To coat the reduced protein, DTT was added to the protein sample to a final concentration of 20% (v/v), sample was incubated in boiling water for 5min and then coated onto the 96 well ELISA plate at a concentration of 200ng per well. The conformational integrity of PfMSP-119 in AMSP-Fu35 was detected by ELISA of reduced and non-reduced protein with conformation specific monoclonal antibodies 2E10 and 1H4  as described above. The monoclonal antibodies were used at a dilution of 1:1000 in triplicate wells followed by HRP-conjugated goat anti-mouse IgG (Sigma Aldrich) at a dilution of 1:1000. Also, the protein in these conditions was probed with polyclonal sera raised against the fusion construct and all the individual components.
Immunofluorescence assay (IFA) for PfAMSP-Fu35
Anti-AMSP-Fu35 antibodies from mice and rabbits were tested for their abilities to recognize the native proteins within the parasite by immunofluorescence assays (IFA). Synchronized P. falciparum 3D7 schizont stage smears were air-dried and fixed with pre-chilled methanol at -20°C for 30 min. The fixed smears were blocked by 3% bovine serum albumin (BSA Fraction V; Sigma) in PBS pH 7.4 for 2hrs at room temperature and then washed twice for 5min each with PBS. Slides were co-immunostained with AMSP-Fu35 sera in combination with sera of individual components viz PfAARP, PfMSP-311 or PfMSP-119. All the sera were used at a dilution of 1:100 except PfMSP-311 sera which was used at a dilution of 1:50 in 1% BSA in PBS-T (diluent) for 1hr. After washing thrice with PBS, the slides were incubated further with anti-mouse and anti-rabbit IgG conjugated to Alexa 488 and Alexa 594 respectively at 1:300 in diluent for 1hr at room temperature. Slides were subsequently washed, air dried and mounted with DAPI antifade (Invitrogen). Fluorescence and co-localization was examined under a Nikon SE300 confocal microscope with 100 X oil immersion objective.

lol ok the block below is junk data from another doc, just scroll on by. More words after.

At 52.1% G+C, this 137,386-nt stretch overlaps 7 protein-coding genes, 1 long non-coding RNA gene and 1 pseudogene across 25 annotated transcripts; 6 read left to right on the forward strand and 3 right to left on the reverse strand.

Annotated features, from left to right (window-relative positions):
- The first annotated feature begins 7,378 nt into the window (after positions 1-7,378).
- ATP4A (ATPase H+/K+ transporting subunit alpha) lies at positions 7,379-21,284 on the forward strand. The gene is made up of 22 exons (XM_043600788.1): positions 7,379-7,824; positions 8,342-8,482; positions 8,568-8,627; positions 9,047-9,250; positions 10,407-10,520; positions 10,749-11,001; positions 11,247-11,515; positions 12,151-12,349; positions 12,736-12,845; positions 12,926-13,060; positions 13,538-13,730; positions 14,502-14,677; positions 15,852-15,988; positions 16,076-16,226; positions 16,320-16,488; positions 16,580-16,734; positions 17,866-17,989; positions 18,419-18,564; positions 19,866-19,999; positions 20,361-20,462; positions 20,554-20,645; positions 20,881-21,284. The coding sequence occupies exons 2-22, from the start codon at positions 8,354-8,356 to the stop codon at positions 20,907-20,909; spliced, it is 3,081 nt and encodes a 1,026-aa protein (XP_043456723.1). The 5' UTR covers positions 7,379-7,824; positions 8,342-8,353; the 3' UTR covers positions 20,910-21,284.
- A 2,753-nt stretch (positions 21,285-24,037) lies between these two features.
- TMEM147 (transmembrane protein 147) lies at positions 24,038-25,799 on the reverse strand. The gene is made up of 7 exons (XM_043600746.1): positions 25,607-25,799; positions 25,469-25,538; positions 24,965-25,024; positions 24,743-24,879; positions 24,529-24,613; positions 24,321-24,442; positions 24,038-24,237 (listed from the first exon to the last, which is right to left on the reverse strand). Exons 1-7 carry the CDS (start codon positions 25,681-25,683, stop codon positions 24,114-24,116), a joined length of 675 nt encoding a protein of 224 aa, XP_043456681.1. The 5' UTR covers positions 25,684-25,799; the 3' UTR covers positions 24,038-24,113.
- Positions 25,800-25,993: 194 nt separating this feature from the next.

IgG purification and Invasion inhibition assay
Total IgGs were purified from pre-immunized (Day 0) and immunized serum (Day 70) of protein immunized rabbits using a Protein G-Sepharose column (GE Healthcare). Briefly, serum sample, after 1:1 dilution in binding buffer (20mM sodium phosphate buffer pH 7.0), was loaded onto a Protein G-Sepharose column pre-equilibrated with five column volumes of binding buffer. The column was washed with 10 column volumes of binding buffer and bound IgGs were eluted with 0.2M glycine-HCl (pH 3.0) and neutralized with 1M Tris pH 8.5. Eluted fractions were analyzed by SDS-PAGE and fractions containing purified IgGs were pooled, concentrated, dialyzed against incomplete RPMI and estimated by BCA and OD at 280nm.